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Fibronectin Expression

Adjacent normal pancreatic tissue showed no positive fibronectin staining. Positive fibronectin staining was restricted to the stromal component of the tumor, whereas no positive staining was found in the epithelial cells (Figs. 1C, D). Positive fibronectin staining in the bulk of the tumor was found in 82 (86%) of 95 cases (mean score, 2.00 [SD, 1.30]; 95% CI, 1.74–2.26) and in the invasive front in 79 (83%) of 95 cases (mean score, 1.94 [SD, 1.35]; 95% CI, 1.67–2.22). Fibronectin staining patterns and intensities were similar without significant difference in tumor bulk and invasive front (P = 0.624). Fibronectin expressions in the tumor bulk and front were highly correlated (correlation coefficient, 0.621; P < 0.001).

Fibronectin expression was associated with high T class (P = 0.045), but not with other clinicopathological variables (Supplementary Table 1, Fibronectin expression was not associated with survival in the main (Table 2) or the subgroup analysis (Table 3).

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Tumor-Stroma Ratio

The mean tumor-stroma ratio in the cohort was 40% (median, 35% [SD, 20.6%]; range, 10%–90%; Figs. 1E, F). Tumor-stroma was not associated with clinicopathological variables (Supplementary Table 1, or survival in the main (Table 2) or the subgroup analysis (Table 3).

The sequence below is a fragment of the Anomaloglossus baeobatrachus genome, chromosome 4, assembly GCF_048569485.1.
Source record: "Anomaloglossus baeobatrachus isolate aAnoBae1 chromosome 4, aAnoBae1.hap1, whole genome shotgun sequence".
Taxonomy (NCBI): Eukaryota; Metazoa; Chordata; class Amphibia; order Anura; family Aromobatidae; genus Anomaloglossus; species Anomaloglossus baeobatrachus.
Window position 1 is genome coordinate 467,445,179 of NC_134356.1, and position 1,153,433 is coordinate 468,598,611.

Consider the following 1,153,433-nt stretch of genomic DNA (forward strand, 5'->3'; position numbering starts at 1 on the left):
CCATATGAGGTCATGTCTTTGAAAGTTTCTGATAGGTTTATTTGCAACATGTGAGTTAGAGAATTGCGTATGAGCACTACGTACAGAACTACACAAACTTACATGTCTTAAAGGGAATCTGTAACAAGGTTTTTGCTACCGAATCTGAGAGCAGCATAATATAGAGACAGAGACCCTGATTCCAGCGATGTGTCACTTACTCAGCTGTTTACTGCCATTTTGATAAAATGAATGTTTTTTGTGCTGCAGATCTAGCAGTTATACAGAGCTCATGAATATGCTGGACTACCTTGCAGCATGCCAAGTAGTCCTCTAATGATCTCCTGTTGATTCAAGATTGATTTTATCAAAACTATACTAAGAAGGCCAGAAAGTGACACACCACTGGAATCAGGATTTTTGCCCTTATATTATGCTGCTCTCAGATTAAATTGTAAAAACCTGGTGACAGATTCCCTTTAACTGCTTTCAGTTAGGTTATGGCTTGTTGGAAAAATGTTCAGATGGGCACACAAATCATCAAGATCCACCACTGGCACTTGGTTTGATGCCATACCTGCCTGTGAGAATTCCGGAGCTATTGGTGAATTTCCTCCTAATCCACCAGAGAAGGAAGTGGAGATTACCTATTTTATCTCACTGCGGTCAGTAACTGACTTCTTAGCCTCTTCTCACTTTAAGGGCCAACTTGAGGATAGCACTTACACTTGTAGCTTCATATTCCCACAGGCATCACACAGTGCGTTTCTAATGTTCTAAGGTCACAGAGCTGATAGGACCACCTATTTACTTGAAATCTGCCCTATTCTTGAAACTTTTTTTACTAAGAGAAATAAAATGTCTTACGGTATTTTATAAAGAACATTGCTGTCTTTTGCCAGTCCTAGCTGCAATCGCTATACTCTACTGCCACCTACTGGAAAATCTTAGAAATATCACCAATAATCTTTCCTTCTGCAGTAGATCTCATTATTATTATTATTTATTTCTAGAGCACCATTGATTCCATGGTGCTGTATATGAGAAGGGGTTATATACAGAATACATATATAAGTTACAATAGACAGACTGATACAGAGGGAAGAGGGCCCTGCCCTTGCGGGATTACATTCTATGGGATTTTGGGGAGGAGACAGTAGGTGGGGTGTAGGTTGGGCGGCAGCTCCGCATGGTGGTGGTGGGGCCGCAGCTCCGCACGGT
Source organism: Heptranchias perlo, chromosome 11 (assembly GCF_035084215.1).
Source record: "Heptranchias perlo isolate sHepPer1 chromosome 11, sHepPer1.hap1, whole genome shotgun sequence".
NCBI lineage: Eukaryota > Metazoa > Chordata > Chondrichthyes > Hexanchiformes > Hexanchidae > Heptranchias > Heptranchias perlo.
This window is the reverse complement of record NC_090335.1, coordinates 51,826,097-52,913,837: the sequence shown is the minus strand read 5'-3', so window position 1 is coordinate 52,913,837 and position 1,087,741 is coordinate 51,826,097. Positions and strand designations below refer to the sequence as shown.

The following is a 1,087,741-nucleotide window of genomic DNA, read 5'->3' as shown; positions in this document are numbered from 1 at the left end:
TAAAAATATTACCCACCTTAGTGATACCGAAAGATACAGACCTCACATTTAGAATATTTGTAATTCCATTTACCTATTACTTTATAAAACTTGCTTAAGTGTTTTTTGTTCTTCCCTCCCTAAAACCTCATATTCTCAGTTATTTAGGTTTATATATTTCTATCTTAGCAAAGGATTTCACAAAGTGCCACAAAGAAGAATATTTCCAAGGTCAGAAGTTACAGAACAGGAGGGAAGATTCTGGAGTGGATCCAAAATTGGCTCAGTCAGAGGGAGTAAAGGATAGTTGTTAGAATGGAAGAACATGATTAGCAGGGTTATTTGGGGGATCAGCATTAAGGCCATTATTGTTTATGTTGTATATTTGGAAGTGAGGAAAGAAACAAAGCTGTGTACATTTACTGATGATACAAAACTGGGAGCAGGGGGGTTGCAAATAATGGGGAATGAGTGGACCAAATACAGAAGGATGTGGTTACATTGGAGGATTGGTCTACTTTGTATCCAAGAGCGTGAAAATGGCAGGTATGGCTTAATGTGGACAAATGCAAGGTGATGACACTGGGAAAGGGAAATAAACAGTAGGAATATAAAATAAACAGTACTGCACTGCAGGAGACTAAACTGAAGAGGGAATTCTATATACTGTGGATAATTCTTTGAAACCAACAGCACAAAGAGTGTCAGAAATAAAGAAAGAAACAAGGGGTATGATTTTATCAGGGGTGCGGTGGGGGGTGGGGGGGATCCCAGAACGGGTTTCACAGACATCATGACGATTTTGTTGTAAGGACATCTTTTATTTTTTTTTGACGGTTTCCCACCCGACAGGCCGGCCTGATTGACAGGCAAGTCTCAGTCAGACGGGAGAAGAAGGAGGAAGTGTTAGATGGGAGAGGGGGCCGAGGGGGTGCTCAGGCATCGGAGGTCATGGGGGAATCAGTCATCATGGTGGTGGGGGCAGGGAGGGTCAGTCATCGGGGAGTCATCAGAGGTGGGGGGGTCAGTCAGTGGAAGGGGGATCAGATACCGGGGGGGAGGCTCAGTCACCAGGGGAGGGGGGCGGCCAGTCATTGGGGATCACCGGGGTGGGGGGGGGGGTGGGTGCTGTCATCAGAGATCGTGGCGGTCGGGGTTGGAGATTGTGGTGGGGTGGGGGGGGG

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Correlations Between Tenascin C, Fibronectin, and Tumor-Stroma Ratio

There was no correlation between tenascin C expression and tumor-stroma ratio. For fibronectin expression, a weak correlation was observed with tumor-stroma ratio both in tumor bulk and invasive front (correlation coefficients, 0.275 [P = 0.007] and 0.229 [P = 0.025], respectively). The correlation analysis is summarized in Table 4.



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The present study shows that tenascin C and fibronectin are widely expressed in the stroma of PDAC. Although no association between high tenascin C expression and survival was found in the main analysis, high tenascin C expression may predict poor prognosis in T1–T2 PDAC according to the subgroup analysis. Fibronectin expression and tumor-stroma ratio seem to have no value in the prognostic assessment of PDAC.